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Opinion

So, You Want to be an Influencer? This is How Mega Stars Build Their Businesses

Influencers everywhere dream of reaching millions of followers. Tens of thousands of dollars in revenue a month. Recognition and riches because of the content you create.

Being an influencer sounds like a dream. So it’s no wonder 86% of young Americans aspire to be social media influencers, according to market research. There are lots of wannabes, but not many have actually made it. Only 12% consider themselves to already be influencers. An even smaller percentage of people truly are. For every PewDiePie, there’s a streamer with zero followers who Mr. Beast takes pity on.

If being a major influencer was easy, everyone would do it. What most aspiring influencers fail to recognise, however, are the skills an influencer needs to build as they climb the ladder of success. Skills they aren’t taught and are rarely talked about.

Team building

When you’re building a channel, your success is in your hands. Creators get used to grinding. They spend all their time creating content and perfecting their craft, learning new skills like photography, editing, and tips and tricks for the latest apps. Any time not spent creating is devoted to engaging with an audience. 

In the early stages, before you’re monetised and generating income, doing all those things is crucial. And yet, they eventually will hold you back once you’re generating significant income. You train yourself to be an efficient and effective solo artist. But what happens when you need to scale? You can’t ignore opportunity cost.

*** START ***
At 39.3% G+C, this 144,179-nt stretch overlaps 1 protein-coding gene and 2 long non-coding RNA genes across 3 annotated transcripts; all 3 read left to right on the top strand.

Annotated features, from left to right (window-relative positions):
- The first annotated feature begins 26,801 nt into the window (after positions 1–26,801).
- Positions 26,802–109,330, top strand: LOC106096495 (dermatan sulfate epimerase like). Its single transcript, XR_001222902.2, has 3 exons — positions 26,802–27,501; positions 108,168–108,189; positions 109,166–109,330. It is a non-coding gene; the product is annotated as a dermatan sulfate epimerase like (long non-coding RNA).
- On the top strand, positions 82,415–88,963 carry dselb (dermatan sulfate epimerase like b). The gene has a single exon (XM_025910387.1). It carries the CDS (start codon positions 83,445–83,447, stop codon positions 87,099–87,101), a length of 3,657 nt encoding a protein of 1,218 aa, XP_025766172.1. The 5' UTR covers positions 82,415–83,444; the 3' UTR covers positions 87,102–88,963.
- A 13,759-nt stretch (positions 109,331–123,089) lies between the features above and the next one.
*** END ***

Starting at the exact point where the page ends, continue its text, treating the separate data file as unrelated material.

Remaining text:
Consider Logdotzip, an influential Minecraft creator and Semaphore client. For years, he spent all his free time creating content and building his channel. But it was his first hire, an editor, who helped him reach a new level as a creator. Suddenly, he was able to use the time he previously spent editing videos to do what he does best – making them. 

That meant more time for inspiration, which led to more videos, and more revenue flowing in. He continued investing in his team and today employs 29 people, which he expects will double in 2022. The team he has in place meant he could conceptualize a new channel called Craftee, the fastest growing channel on YouTube. It grew to one million subscribers in just one month, without him needing to write scripts or even be the person on camera because he had the right team.

Structure a business the right way

As your revenue grows, you’re going to need to eventually structure your activities as a real business. It’s not the most glamorous aspect of an influencer’s daily life, but influencers who don’t do it will have far more risk, less income, and a lower ceiling.

Start by setting up an LLC, preferably working with a financial advisor. If any legal issues arise because of your content or business activities, you’ll want to protect your personal assets. As your business grows and revenues reach about $100K per year, it’s time to file for an S-Corp to benefit from its tax advantages.

After your business entity is set up, you’ll want to start operating as any business would. Open a business bank account, and get a credit card for your business. Create a business PayPal account for accepting and paying money related to your business. Look into insurance to protect your business, like commercial insurance if and when you get a company car, a personal umbrella policy, general liability, life insurance, and workers’ compensation when you hire someone full-time.

And because you’re a business, you’re going to need to track your revenue and expenses month to month. The first step is keeping a general ledger to record all business-related transactions. To help you keep track, consider a scanning app for large purchase items because paper receipts fade and you want to have an electronic record in case of an audit.